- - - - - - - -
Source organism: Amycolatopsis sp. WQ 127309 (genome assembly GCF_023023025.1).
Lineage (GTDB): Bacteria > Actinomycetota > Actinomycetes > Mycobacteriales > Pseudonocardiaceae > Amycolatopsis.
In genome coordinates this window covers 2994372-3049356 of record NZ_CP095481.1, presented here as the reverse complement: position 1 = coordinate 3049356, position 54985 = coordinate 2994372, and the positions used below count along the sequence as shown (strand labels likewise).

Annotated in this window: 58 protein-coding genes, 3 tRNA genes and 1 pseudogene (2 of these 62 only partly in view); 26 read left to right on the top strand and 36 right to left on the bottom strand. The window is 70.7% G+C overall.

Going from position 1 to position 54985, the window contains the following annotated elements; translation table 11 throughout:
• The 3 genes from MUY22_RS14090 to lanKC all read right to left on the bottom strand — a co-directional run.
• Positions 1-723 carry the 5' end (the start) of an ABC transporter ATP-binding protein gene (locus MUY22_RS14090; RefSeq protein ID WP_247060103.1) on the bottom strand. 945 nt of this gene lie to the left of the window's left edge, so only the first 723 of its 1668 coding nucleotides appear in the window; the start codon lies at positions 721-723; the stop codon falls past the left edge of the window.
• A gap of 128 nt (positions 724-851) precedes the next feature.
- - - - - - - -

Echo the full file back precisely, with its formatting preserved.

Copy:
Source organism: Amycolatopsis sp. WQ 127309 (genome assembly GCF_023023025.1).
Lineage (GTDB): Bacteria > Actinomycetota > Actinomycetes > Mycobacteriales > Pseudonocardiaceae > Amycolatopsis.
In genome coordinates this window covers 2994372-3049356 of record NZ_CP095481.1, presented here as the reverse complement: position 1 = coordinate 3049356, position 54985 = coordinate 2994372, and the positions used below count along the sequence as shown (strand labels likewise).

Annotated in this window: 58 protein-coding genes, 3 tRNA genes and 1 pseudogene (2 of these 62 only partly in view); 26 read left to right on the top strand and 36 right to left on the bottom strand. The window is 70.7% G+C overall.

Going from position 1 to position 54985, the window contains the following annotated elements; translation table 11 throughout:
• The 3 genes from MUY22_RS14090 to lanKC all read right to left on the bottom strand — a co-directional run.
• Positions 1-723 carry the 5' end (the start) of an ABC transporter ATP-binding protein gene (locus MUY22_RS14090; RefSeq protein ID WP_247060103.1) on the bottom strand. 945 nt of this gene lie to the left of the window's left edge, so only the first 723 of its 1668 coding nucleotides appear in the window; the start codon lies at positions 721-723; the stop codon falls past the left edge of the window.
• A gap of 128 nt (positions 724-851) precedes the next feature.